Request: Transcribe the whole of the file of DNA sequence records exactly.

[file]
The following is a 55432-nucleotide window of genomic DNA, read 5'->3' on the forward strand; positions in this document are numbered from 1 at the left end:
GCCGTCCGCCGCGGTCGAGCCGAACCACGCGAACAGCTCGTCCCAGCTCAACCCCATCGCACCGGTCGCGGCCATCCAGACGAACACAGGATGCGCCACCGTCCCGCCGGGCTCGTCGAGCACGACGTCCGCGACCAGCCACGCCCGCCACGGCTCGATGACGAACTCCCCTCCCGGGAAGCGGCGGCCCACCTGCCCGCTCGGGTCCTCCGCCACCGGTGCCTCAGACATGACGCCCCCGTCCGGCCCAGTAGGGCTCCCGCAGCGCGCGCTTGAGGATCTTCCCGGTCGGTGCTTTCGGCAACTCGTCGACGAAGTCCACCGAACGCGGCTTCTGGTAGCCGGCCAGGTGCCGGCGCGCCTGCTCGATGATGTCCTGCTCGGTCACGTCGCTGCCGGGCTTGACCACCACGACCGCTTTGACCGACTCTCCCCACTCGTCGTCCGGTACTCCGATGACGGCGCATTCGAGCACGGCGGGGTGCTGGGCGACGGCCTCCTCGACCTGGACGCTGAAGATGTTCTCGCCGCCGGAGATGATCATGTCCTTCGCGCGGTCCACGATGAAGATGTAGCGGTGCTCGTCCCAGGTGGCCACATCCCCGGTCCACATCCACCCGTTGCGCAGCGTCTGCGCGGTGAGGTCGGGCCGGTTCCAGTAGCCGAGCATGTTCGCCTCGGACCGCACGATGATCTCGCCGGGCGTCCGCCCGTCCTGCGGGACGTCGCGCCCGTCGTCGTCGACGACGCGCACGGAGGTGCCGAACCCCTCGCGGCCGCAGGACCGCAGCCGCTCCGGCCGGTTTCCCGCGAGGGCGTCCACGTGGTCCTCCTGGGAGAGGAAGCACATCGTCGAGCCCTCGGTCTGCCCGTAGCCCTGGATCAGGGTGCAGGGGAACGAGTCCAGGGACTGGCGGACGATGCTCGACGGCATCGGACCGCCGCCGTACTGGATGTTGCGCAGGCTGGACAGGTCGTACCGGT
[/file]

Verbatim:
The following is a 55432-nucleotide window of genomic DNA, read 5'->3' on the forward strand; positions in this document are numbered from 1 at the left end:
GCCGTCCGCCGCGGTCGAGCCGAACCACGCGAACAGCTCGTCCCAGCTCAACCCCATCGCACCGGTCGCGGCCATCCAGACGAACACAGGATGCGCCACCGTCCCGCCGGGCTCGTCGAGCACGACGTCCGCGACCAGCCACGCCCGCCACGGCTCGATGACGAACTCCCCTCCCGGGAAGCGGCGGCCCACCTGCCCGCTCGGGTCCTCCGCCACCGGTGCCTCAGACATGACGCCCCCGTCCGGCCCAGTAGGGCTCCCGCAGCGCGCGCTTGAGGATCTTCCCGGTCGGTGCTTTCGGCAACTCGTCGACGAAGTCCACCGAACGCGGCTTCTGGTAGCCGGCCAGGTGCCGGCGCGCCTGCTCGATGATGTCCTGCTCGGTCACGTCGCTGCCGGGCTTGACCACCACGACCGCTTTGACCGACTCTCCCCACTCGTCGTCCGGTACTCCGATGACGGCGCATTCGAGCACGGCGGGGTGCTGGGCGACGGCCTCCTCGACCTGGACGCTGAAGATGTTCTCGCCGCCGGAGATGATCATGTCCTTCGCGCGGTCCACGATGAAGATGTAGCGGTGCTCGTCCCAGGTGGCCACATCCCCGGTCCACATCCACCCGTTGCGCAGCGTCTGCGCGGTGAGGTCGGGCCGGTTCCAGTAGCCGAGCATGTTCGCCTCGGACCGCACGATGATCTCGCCGGGCGTCCGCCCGTCCTGCGGGACGTCGCGCCCGTCGTCGTCGACGACGCGCACGGAGGTGCCGAACCCCTCGCGGCCGCAGGACCGCAGCCGCTCCGGCCGGTTTCCCGCGAGGGCGTCCACGTGGTCCTCCTGGGAGAGGAAGCACATCGTCGAGCCCTCGGTCTGCCCGTAGCCCTGGATCAGGGTGCAGGGGAACGAGTCCAGGGACTGGCGGACGATGCTCGACGGCATCGGACCGCCGCCGTACTGGATGTTGCGCAGGCTGGACAGGTCGTACCGGT